When Barack Obama became President of the United States in 2009, some people wondered if his victory was helped by the desire to prove that America was finally open-minded enough to elect its first black president.
Becky Hammon faces a similar situation in the NBA. She is a top candidate for the head coaching job with the Milwaukee Bucks. The former WNBA star, an assistant with the San Antonio Spurs for the past four seasons, would be the first female head coach in the NBA's nearly 72-year history.
Now for the Obama comparison. Is Hammon truly qualified, or are NBA executives eager to prove their progressiveness and capitalize on the positive press?
It's likely both, but it's interesting that former Bulls forward Pau Gasol went out of his way Friday to dispel the idea that Hammon's bid is more about optics than credentials.
Gasol, writing in The Players' Tribune, offered his support for Hammon, who coaches him in San Antonio. Gasol is in his second season there.
"I've played with some of the best players of this generation ... and I've played under two of the sharpest minds in the history of sports in Phil Jackson and Gregg Popovich," Gasol wrote. "And I'm telling you: Becky Hammon can coach. I'm not saying she can coach enough to get by. I'm not saying she can coach almost at the level of the NBA's male coaches. I'm saying: Becky Hammon can coach NBA basketball. Period."
Gasol also explained that there's no way that Spurs head coach Gregg Popovich would sacrifice a competent coach for a publicity stunt, meaning that Popovich, one of the most respected coaches in the NBA, believed that Hammon was and is a valuable asset to the team and that she could help the Spurs win. That's the one and only reason he hired her.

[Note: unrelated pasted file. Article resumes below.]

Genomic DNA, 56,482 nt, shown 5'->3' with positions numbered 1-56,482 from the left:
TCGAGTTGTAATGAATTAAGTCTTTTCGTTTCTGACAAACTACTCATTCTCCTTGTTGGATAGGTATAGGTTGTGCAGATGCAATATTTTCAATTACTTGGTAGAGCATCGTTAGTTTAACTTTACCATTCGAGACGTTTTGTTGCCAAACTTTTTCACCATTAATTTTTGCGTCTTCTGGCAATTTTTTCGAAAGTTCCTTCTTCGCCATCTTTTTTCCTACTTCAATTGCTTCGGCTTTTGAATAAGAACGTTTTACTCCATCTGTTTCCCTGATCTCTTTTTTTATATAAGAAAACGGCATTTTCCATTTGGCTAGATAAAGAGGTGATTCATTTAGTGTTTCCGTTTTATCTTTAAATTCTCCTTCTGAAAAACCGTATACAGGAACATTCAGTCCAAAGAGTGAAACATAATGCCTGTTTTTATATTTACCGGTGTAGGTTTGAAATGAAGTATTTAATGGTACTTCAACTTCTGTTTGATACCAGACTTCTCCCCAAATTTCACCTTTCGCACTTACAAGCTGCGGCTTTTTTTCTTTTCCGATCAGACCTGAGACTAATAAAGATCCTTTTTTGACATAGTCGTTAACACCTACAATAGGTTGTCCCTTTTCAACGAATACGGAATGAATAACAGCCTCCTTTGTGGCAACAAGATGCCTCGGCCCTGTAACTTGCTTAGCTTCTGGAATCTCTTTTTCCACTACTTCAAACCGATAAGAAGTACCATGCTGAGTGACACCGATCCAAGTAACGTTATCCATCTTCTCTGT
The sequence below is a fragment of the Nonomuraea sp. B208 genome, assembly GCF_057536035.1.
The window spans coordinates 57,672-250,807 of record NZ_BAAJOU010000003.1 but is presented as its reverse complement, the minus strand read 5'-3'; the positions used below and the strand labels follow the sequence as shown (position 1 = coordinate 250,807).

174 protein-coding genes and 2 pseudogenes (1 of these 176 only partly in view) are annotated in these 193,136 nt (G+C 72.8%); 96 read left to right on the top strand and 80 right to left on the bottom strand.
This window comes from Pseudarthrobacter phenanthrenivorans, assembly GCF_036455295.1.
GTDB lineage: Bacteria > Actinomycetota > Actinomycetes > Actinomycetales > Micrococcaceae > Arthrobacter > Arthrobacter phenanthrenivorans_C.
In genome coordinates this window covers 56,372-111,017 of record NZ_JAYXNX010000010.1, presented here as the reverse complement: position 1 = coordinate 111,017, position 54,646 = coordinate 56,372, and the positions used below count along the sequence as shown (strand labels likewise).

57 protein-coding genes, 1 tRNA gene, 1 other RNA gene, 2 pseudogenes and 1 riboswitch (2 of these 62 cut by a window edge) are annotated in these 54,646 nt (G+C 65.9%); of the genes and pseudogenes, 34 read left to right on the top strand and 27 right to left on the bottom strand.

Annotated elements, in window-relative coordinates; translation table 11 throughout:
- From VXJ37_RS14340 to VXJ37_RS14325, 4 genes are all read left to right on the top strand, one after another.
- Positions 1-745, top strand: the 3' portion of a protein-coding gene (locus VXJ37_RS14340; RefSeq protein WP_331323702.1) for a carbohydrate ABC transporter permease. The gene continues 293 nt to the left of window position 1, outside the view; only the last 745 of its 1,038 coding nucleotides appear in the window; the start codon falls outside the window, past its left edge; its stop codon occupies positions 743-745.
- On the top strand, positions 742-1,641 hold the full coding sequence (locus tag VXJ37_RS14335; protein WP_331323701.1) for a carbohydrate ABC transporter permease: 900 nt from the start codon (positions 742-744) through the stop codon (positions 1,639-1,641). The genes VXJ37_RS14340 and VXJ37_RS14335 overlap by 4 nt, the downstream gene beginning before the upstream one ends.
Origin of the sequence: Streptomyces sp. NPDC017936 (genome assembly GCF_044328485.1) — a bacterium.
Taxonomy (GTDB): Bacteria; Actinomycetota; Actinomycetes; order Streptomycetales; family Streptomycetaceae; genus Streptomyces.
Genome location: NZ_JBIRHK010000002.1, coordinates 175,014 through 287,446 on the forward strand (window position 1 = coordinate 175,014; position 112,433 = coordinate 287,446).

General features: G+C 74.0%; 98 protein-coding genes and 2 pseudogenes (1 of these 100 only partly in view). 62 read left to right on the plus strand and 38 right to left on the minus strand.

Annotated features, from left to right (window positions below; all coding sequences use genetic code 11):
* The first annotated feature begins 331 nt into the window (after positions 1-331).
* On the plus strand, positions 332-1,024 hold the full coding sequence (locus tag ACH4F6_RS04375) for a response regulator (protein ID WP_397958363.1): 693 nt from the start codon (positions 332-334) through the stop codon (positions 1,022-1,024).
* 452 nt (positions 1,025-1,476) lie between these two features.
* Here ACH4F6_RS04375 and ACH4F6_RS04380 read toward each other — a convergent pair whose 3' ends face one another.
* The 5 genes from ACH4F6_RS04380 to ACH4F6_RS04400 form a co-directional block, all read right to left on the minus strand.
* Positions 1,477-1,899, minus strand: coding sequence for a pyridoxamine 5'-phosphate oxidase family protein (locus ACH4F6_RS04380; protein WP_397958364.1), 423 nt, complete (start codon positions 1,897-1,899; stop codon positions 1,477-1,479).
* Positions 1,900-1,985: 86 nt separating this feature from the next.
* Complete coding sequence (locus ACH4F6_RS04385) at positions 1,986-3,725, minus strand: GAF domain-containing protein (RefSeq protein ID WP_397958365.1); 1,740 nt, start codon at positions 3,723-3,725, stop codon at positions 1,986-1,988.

And yet, as much as Popovich is a fan of Hammon's, even he isn't quite sure that her hiring as a head coach will come easy.
"It's going to take somebody (an NBA owner) who has some guts, some imagination, and is not driven by old standards and old forms," Popovich told the New Yorker.
Hammon is among the few candidates being considered in Milwaukee. Another top candidate is former Cleveland Cavaliers coach David Blatt.
Considering a woman has yet to become a head coach at a major Division I men's college program, it would be huge for Hammon to crash through this ceiling.
Either way, it's interesting and refreshing that players are starting to speak out publicly in her favor. That, in many respects, is progress too.
The WNBA season is getting closer. The Sky is 0-2 so far during the preseason, but is missing key players to extended overseas commitments, such as veteran point guard Courtney Vandersloot.
The Sky has one more preseason game left Saturday night at Minnesota before the season opener against the Fever on May 19 in Indianapolis. The home opener at Wintrust Arena in the South Loop is 6 p.m. May 20 against New York.
Thoughts and prayers:
Fans of Northern Illinois athletics likely know the name Andy Garcia. He's one of the voices of Huskies radio and TV.
Andy covers a lot of NIU football and men's basketball, and we worked together broadcasting NIU women's basketball games on ESPN3.
Sadly, Andy's wife Meredith, age 38, died last Friday after a courageous yearlong battle with cancer. Even more heartbreaking, Meredith leaves behind 3 young children, a 3 ½-year old son Noah, and twin 1-year-old girls Amelia and Ava. Doctors discovered Meredith's cancer shortly after she gave birth to the girls.
It was heartwarming to see the NIU family at Meredith's funeral Thursday, including women's basketball coach Lisa Carlsen and some players.
During the service, friends and family of Meredith spoke warmly about what a lovely woman she was, a caring and kind friend and neighbor, and a happy and active mother.
It is heartbreaking to me that her children will have little memory of her, and that Andy faces the parenting of three children under the age of 3 on his own.
To help Andy and the Garcia family, please visit their page at www.gofundme.com/MeredithGarcia.